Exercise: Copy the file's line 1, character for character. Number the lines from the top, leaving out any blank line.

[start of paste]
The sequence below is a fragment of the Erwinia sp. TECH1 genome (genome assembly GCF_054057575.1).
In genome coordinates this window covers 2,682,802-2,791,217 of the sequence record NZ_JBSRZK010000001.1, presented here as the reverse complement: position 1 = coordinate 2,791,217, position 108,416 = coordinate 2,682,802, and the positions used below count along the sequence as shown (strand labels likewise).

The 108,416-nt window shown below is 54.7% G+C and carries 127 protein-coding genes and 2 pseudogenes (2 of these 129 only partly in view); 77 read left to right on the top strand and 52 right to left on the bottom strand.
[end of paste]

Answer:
The sequence below is a fragment of the Erwinia sp. TECH1 genome (genome assembly GCF_054057575.1).